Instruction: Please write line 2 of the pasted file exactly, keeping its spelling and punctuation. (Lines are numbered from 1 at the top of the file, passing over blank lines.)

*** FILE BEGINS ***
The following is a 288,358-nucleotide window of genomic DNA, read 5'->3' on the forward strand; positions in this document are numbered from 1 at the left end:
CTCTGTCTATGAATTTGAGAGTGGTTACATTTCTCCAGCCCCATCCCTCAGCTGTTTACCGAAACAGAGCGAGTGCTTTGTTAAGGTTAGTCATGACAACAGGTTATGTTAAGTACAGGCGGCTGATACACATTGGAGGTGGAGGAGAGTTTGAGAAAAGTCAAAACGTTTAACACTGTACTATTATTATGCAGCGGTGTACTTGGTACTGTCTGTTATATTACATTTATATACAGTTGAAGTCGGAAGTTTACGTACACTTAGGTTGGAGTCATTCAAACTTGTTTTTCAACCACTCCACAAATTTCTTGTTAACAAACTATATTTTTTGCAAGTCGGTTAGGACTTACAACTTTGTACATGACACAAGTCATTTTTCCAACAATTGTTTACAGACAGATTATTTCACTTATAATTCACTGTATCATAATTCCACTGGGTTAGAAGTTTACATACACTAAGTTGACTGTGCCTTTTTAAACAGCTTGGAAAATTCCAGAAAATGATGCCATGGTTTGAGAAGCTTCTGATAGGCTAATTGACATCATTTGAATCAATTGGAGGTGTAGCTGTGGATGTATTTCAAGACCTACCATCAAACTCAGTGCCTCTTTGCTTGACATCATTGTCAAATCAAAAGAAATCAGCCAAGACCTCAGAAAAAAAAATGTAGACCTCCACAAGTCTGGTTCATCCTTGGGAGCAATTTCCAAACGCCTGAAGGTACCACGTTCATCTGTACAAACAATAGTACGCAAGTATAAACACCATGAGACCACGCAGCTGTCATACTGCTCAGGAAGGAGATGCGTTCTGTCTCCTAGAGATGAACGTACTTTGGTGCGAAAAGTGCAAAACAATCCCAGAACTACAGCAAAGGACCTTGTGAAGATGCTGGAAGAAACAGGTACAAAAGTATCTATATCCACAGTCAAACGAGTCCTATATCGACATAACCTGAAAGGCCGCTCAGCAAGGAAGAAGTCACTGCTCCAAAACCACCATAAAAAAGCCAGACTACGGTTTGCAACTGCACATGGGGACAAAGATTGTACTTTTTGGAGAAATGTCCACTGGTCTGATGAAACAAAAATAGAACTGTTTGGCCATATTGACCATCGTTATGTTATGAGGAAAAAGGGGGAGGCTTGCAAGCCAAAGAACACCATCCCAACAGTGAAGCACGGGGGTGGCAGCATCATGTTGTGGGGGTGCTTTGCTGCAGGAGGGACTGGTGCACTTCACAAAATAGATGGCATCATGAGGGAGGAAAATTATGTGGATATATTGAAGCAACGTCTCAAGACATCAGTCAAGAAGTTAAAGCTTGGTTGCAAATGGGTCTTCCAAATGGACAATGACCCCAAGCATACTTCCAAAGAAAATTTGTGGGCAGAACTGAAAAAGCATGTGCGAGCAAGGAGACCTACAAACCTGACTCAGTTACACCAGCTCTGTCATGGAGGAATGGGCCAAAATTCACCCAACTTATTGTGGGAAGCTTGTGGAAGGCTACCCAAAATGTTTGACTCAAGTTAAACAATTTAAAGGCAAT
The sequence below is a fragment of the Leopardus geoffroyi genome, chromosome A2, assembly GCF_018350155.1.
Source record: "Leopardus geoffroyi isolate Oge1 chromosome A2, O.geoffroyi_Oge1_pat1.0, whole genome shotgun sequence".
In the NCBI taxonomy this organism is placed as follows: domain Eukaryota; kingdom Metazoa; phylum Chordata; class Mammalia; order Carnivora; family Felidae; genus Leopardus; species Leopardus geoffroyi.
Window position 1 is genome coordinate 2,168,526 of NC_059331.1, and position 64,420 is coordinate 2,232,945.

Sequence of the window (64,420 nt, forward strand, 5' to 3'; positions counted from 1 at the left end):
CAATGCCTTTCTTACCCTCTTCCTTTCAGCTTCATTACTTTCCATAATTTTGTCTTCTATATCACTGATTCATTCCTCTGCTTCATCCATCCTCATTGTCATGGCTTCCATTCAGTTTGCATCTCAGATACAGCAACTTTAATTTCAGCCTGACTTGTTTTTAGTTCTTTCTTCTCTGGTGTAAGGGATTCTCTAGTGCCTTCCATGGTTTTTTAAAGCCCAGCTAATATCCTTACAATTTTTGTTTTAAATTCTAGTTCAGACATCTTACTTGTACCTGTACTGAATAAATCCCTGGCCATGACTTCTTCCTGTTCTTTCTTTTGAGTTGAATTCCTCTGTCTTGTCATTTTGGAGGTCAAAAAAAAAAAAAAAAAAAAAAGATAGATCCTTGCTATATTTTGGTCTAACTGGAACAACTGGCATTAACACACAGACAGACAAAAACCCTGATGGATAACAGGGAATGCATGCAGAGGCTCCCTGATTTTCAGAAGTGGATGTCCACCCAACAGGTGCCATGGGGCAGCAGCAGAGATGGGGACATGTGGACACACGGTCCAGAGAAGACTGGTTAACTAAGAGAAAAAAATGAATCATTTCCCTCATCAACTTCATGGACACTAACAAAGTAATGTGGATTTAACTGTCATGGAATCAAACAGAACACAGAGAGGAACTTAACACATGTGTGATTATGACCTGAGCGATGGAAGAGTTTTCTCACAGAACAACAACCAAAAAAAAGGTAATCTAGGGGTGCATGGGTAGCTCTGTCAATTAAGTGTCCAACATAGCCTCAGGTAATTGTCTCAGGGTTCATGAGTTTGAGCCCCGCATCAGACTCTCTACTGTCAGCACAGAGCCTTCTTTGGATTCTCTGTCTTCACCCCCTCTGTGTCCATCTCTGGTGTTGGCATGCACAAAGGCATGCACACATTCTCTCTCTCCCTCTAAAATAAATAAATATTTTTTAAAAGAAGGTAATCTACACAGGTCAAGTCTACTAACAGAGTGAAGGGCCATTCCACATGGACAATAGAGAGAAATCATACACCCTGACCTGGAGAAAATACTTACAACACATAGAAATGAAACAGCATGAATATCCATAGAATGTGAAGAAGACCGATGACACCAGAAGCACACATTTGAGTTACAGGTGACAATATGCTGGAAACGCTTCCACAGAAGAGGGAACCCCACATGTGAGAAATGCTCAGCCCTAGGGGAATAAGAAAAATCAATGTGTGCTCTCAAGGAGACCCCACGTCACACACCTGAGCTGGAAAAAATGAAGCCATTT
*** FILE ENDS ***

CTCTGTCTATGAATTTGAGAGTGGTTACATTTCTCCAGCCCCATCCCTCAGCTGTTTACCGAAACAGAGCGAGTGCTTTGTTAAGGTTAGTCATGACAACAGGTTATGTTAAGTACAGGCGGCTGATACACATTGGAGGTGGAGGAGAGTTTGAGAAAAGTCAAAACGTTTAACACTGTACTATTATTATGCAGCGGTGTACTTGGTACTGTCTGTTATATTACATTTATATACAGTTGAAGTCGGAAGTTTACGTACACTTAGGTTGGAGTCATTCAAACTTGTTTTTCAACCACTCCACAAATTTCTTGTTAACAAACTATATTTTTTGCAAGTCGGTTAGGACTTACAACTTTGTACATGACACAAGTCATTTTTCCAACAATTGTTTACAGACAGATTATTTCACTTATAATTCACTGTATCATAATTCCACTGGGTTAGAAGTTTACATACACTAAGTTGACTGTGCCTTTTTAAACAGCTTGGAAAATTCCAGAAAATGATGCCATGGTTTGAGAAGCTTCTGATAGGCTAATTGACATCATTTGAATCAATTGGAGGTGTAGCTGTGGATGTATTTCAAGACCTACCATCAAACTCAGTGCCTCTTTGCTTGACATCATTGTCAAATCAAAAGAAATCAGCCAAGACCTCAGAAAAAAAAATGTAGACCTCCACAAGTCTGGTTCATCCTTGGGAGCAATTTCCAAACGCCTGAAGGTACCACGTTCATCTGTACAAACAATAGTACGCAAGTATAAACACCATGAGACCACGCAGCTGTCATACTGCTCAGGAAGGAGATGCGTTCTGTCTCCTAGAGATGAACGTACTTTGGTGCGAAAAGTGCAAAACAATCCCAGAACTACAGCAAAGGACCTTGTGAAGATGCTGGAAGAAACAGGTACAAAAGTATCTATATCCACAGTCAAACGAGTCCTATATCGACATAACCTGAAAGGCCGCTCAGCAAGGAAGAAGTCACTGCTCCAAAACCACCATAAAAAAGCCAGACTACGGTTTGCAACTGCACATGGGGACAAAGATTGTACTTTTTGGAGAAATGTCCACTGGTCTGATGAAACAAAAATAGAACTGTTTGGCCATATTGACCATCGTTATGTTATGAGGAAAAAGGGGGAGGCTTGCAAGCCAAAGAACACCATCCCAACAGTGAAGCACGGGGGTGGCAGCATCATGTTGTGGGGGTGCTTTGCTGCAGGAGGGACTGGTGCACTTCACAAAATAGATGGCATCATGAGGGAGGAAAATTATGTGGATATATTGAAGCAACGTCTCAAGACATCAGTCAAGAAGTTAAAGCTTGGTTGCAAATGGGTCTTCCAAATGGACAATGACCCCAAGCATACTTCCAAAGAAAATTTGTGGGCAGAACTGAAAAAGCATGTGCGAGCAAGGAGACCTACAAACCTGACTCAGTTACACCAGCTCTGTCATGGAGGAATGGGCCAAAATTCACCCAACTTATTGTGGGAAGCTTGTGGAAGGCTACCCAAAATGTTTGACTCAAGTTAAACAATTTAAAGGCAAT